Collapse the ego, silence your chattering mind and connect with your partners energy—this is what happens when you honor the sacred in your bedroom.
For some people, “sacred sexuality” is an oxymoron, an inherent contradiction in terms. And it’s no wonder, given humanity’s religiously-inspired history of making sex wrong. Yet, if you doubt the connection between sexuality and spirituality, just ask yourself: whose name is most commonly invoked at the point of orgasm?
Before I was exposed to spiritual practices like meditation and breathwork, the only time my mind would cease its endless chatter was during sex. In those moments I was able to go beyond myself, transcend my inner dialogue and self-doubts, and become one with another. Time stopped. In French, orgasm is referred to as “la petite mort,” the little death.
For at that moment there is a collapse of the ego boundaries that keep us apart; we dissolve into ourselves and each other in an exquisite state of timelessness, feeling at one with each other and with everything. We die briefly to our separate identities, our ego selves, attaining a state of ecstasy as we are lifted out of ourselves.
With the emergence of the patriarchal cultures and religions several thousand years ago, the physical and the spiritual were split. God was disembodied and exiled to the realm of the abstract, and heaven was pushed away from the Earth into the far reaches of outer space. Where the hell is heaven anyway? The spiritual became inscrutable, remote, hard to reach, and certainly asexual. It is telling that my computer’s thesaurus lists “spiritual” as the antonym of “sensual.”
Anything associated with the physical, including the Earth, became inferior, something to be conquered, subjugated and controlled. No wonder we treat our planet the way that we do. The human body? Animalized. And sexuality? Sinful, dirty, even demonized.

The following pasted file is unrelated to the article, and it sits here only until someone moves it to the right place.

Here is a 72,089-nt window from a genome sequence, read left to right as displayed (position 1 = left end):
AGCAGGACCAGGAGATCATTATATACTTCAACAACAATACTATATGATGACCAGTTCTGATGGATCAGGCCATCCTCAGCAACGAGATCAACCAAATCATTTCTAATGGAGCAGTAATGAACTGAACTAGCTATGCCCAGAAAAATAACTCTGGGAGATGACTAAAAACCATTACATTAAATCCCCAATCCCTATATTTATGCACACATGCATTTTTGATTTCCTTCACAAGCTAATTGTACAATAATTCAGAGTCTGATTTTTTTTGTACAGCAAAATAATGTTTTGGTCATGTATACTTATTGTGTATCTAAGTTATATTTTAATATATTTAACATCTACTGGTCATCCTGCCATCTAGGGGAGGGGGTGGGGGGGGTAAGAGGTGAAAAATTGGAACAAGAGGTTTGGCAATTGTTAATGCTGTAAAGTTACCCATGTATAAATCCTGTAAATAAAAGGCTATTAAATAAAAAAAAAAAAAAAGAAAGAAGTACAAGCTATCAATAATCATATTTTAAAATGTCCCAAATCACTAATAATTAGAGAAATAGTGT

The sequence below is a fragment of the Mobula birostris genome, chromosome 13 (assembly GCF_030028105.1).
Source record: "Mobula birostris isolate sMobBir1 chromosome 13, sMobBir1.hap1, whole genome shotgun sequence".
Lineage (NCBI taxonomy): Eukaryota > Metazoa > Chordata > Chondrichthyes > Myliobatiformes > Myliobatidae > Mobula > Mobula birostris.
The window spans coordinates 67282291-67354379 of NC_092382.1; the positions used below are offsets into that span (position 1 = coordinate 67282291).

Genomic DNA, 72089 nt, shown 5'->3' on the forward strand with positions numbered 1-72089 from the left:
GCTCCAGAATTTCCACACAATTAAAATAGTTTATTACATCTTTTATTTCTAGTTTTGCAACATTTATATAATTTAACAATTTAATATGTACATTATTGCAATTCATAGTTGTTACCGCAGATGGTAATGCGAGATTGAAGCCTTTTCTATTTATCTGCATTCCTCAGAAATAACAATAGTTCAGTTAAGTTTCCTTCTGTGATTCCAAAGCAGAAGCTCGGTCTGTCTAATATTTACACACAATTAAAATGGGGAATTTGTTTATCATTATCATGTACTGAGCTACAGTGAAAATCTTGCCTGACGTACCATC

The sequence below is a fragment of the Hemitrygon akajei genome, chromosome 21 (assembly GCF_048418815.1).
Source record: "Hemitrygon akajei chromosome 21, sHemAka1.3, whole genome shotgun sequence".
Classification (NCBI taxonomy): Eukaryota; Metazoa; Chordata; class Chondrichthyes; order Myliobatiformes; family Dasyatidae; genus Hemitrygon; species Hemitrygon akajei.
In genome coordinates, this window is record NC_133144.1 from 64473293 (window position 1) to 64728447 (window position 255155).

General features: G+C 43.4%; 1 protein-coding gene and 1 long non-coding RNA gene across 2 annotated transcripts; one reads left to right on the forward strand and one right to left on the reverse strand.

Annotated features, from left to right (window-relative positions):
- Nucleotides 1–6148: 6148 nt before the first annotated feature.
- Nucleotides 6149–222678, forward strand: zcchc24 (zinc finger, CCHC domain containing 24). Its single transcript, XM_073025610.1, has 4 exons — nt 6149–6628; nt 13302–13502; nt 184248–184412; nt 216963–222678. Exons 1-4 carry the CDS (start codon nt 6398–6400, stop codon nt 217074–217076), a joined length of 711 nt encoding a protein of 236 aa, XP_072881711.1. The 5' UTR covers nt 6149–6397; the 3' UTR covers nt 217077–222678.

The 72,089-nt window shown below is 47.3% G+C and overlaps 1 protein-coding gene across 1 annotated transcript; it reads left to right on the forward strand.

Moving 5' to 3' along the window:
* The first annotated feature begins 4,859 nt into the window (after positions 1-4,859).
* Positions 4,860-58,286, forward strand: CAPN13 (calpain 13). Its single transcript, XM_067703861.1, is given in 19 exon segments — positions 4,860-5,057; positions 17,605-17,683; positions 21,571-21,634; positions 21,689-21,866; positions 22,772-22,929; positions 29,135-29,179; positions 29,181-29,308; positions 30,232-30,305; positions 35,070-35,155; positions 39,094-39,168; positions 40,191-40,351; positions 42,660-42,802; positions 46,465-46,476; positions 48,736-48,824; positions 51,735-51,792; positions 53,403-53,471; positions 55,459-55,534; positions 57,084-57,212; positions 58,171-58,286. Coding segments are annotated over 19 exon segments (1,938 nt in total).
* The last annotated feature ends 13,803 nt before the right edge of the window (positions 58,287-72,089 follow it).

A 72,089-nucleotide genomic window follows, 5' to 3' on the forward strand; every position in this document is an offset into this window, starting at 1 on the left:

This regrettable, tragic situation has not always been the case. Back when the Sacred Feminine was revered, this false dichotomy was not the prevalent belief. Even more recently, in Tantric and Taoist spiritual traditions sexuality was considered not only sacred but a powerful vehicle to the divine. In Hinduism the Kundalini energy, which, when ignited, rises up the spine to bring about enlightenment, is also the sexual energy. And to most indigenous and shamanic traditions everything is sacred, including trees, rocks, animals, clouds… and the sexual organs.
How do we then begin to bridge the artificial split between sexuality and spirituality? How do we begin to bring the sacred into the bedroom?
The first step to reconciling these two fundamental and intrinsic parts of our humanity is upgrading our thinking, cleansing our perceptions and evolving new belief systems about sex. It’s time to upload a new version, for the old system is outdated and ineffective. This entails cultivating our own garden of beliefs, plucking weeds of conditioning and culturally ingrained sex-negativity as we plant new seeds such as: “Becoming a better lover is a spiritual thing.”
The Greek word for temple is temenos: something that contains within it the divine presence. When we treat our bodies as temples of the divine, with the reverence they deserve, we watch what we put into them and the situations in which we place them. We also honor our partner’s body with that same reverence. What a difference this simple act of remembering, even done unilaterally, will make; and what a powerful effect it will have on our sexual experience!